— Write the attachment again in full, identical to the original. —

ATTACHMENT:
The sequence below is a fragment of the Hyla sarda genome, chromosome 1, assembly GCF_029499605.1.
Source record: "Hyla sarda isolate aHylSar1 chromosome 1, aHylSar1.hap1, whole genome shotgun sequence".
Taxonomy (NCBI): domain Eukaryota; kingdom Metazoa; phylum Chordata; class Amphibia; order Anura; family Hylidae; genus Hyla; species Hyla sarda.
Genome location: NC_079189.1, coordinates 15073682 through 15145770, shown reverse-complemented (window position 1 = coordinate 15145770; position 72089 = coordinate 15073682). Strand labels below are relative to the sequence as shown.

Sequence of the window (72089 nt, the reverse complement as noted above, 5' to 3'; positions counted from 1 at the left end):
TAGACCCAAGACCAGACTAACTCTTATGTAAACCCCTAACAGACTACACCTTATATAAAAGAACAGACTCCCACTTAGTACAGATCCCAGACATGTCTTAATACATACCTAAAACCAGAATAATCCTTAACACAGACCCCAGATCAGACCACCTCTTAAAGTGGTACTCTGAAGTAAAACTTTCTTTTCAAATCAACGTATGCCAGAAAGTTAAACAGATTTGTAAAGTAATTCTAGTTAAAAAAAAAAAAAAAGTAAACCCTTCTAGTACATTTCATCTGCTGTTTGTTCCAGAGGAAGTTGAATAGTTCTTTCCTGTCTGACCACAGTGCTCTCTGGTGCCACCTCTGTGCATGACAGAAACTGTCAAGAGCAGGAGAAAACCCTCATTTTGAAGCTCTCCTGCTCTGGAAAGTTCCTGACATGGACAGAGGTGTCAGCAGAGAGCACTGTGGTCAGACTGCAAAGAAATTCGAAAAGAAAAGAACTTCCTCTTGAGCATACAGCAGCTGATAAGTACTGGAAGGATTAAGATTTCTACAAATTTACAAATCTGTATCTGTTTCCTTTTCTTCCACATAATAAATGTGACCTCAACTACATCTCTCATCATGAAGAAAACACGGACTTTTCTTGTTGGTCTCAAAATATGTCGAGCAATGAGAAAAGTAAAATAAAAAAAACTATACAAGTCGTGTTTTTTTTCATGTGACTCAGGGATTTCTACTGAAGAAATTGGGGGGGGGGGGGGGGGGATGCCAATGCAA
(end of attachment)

The sequence below is a fragment of the Hyla sarda genome, chromosome 1, assembly GCF_029499605.1.
Source record: "Hyla sarda isolate aHylSar1 chromosome 1, aHylSar1.hap1, whole genome shotgun sequence".
Taxonomy (NCBI): domain Eukaryota; kingdom Metazoa; phylum Chordata; class Amphibia; order Anura; family Hylidae; genus Hyla; species Hyla sarda.
Genome location: NC_079189.1, coordinates 15073682 through 15145770, shown reverse-complemented (window position 1 = coordinate 15145770; position 72089 = coordinate 15073682). Strand labels below are relative to the sequence as shown.

Sequence of the window (72089 nt, the reverse complement as noted above, 5' to 3'; positions counted from 1 at the left end):
TAGACCCAAGACCAGACTAACTCTTATGTAAACCCCTAACAGACTACACCTTATATAAAAGAACAGACTCCCACTTAGTACAGATCCCAGACATGTCTTAATACATACCTAAAACCAGAATAATCCTTAACACAGACCCCAGATCAGACCACCTCTTAAAGTGGTACTCTGAAGTAAAACTTTCTTTTCAAATCAACGTATGCCAGAAAGTTAAACAGATTTGTAAAGTAATTCTAGTTAAAAAAAAAAAAAAAGTAAACCCTTCTAGTACATTTCATCTGCTGTTTGTTCCAGAGGAAGTTGAATAGTTCTTTCCTGTCTGACCACAGTGCTCTCTGGTGCCACCTCTGTGCATGACAGAAACTGTCAAGAGCAGGAGAAAACCCTCATTTTGAAGCTCTCCTGCTCTGGAAAGTTCCTGACATGGACAGAGGTGTCAGCAGAGAGCACTGTGGTCAGACTGCAAAGAAATTCGAAAAGAAAAGAACTTCCTCTTGAGCATACAGCAGCTGATAAGTACTGGAAGGATTAAGATTTCTACAAATTTACAAATCTGTATCTGTTTCCTTTTCTTCCACATAATAAATGTGACCTCAACTACATCTCTCATCATGAAGAAAACACGGACTTTTCTTGTTGGTCTCAAAATATGTCGAGCAATGAGAAAAGTAAAATAAAAAAAACTATACAAGTCGTGTTTTTTTTCATGTGACTCAGGGATTTCTACTGAAGAAATTGGGGGGGGGGGGGGGGGGATGCCAATGCAA